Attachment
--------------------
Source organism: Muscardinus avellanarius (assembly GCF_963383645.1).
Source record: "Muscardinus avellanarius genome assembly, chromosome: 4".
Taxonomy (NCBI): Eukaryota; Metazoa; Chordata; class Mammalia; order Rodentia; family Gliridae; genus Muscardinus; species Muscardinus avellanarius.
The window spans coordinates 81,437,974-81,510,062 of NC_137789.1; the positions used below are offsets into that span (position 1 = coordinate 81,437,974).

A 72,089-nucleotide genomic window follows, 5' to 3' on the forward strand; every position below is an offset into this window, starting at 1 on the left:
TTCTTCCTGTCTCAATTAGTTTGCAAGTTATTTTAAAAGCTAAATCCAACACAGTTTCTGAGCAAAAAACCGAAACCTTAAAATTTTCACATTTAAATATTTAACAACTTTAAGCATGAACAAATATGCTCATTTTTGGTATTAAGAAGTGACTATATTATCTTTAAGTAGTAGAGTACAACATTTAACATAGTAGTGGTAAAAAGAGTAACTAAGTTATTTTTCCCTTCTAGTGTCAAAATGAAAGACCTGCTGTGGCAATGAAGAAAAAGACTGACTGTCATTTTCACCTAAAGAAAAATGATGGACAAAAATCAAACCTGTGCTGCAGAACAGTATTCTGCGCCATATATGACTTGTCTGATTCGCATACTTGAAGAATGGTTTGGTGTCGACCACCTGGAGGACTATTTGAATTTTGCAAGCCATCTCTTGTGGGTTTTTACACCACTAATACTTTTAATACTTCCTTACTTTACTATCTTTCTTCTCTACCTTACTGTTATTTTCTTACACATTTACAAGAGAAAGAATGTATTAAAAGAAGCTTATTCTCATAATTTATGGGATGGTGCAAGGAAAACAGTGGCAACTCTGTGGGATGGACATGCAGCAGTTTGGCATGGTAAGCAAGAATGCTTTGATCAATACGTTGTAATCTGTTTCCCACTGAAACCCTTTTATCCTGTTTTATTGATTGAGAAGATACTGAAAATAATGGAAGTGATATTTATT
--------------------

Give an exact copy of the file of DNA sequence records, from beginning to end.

Source organism: Muscardinus avellanarius (assembly GCF_963383645.1).
Source record: "Muscardinus avellanarius genome assembly, chromosome: 4".
Taxonomy (NCBI): Eukaryota; Metazoa; Chordata; class Mammalia; order Rodentia; family Gliridae; genus Muscardinus; species Muscardinus avellanarius.
The window spans coordinates 81,437,974-81,510,062 of NC_137789.1; the positions used below are offsets into that span (position 1 = coordinate 81,437,974).

A 72,089-nucleotide genomic window follows, 5' to 3' on the forward strand; every position below is an offset into this window, starting at 1 on the left:
TTCTTCCTGTCTCAATTAGTTTGCAAGTTATTTTAAAAGCTAAATCCAACACAGTTTCTGAGCAAAAAACCGAAACCTTAAAATTTTCACATTTAAATATTTAACAACTTTAAGCATGAACAAATATGCTCATTTTTGGTATTAAGAAGTGACTATATTATCTTTAAGTAGTAGAGTACAACATTTAACATAGTAGTGGTAAAAAGAGTAACTAAGTTATTTTTCCCTTCTAGTGTCAAAATGAAAGACCTGCTGTGGCAATGAAGAAAAAGACTGACTGTCATTTTCACCTAAAGAAAAATGATGGACAAAAATCAAACCTGTGCTGCAGAACAGTATTCTGCGCCATATATGACTTGTCTGATTCGCATACTTGAAGAATGGTTTGGTGTCGACCACCTGGAGGACTATTTGAATTTTGCAAGCCATCTCTTGTGGGTTTTTACACCACTAATACTTTTAATACTTCCTTACTTTACTATCTTTCTTCTCTACCTTACTGTTATTTTCTTACACATTTACAAGAGAAAGAATGTATTAAAAGAAGCTTATTCTCATAATTTATGGGATGGTGCAAGGAAAACAGTGGCAACTCTGTGGGATGGACATGCAGCAGTTTGGCATGGTAAGCAAGAATGCTTTGATCAATACGTTGTAATCTGTTTCCCACTGAAACCCTTTTATCCTGTTTTATTGATTGAGAAGATACTGAAAATAATGGAAGTGATATTTATT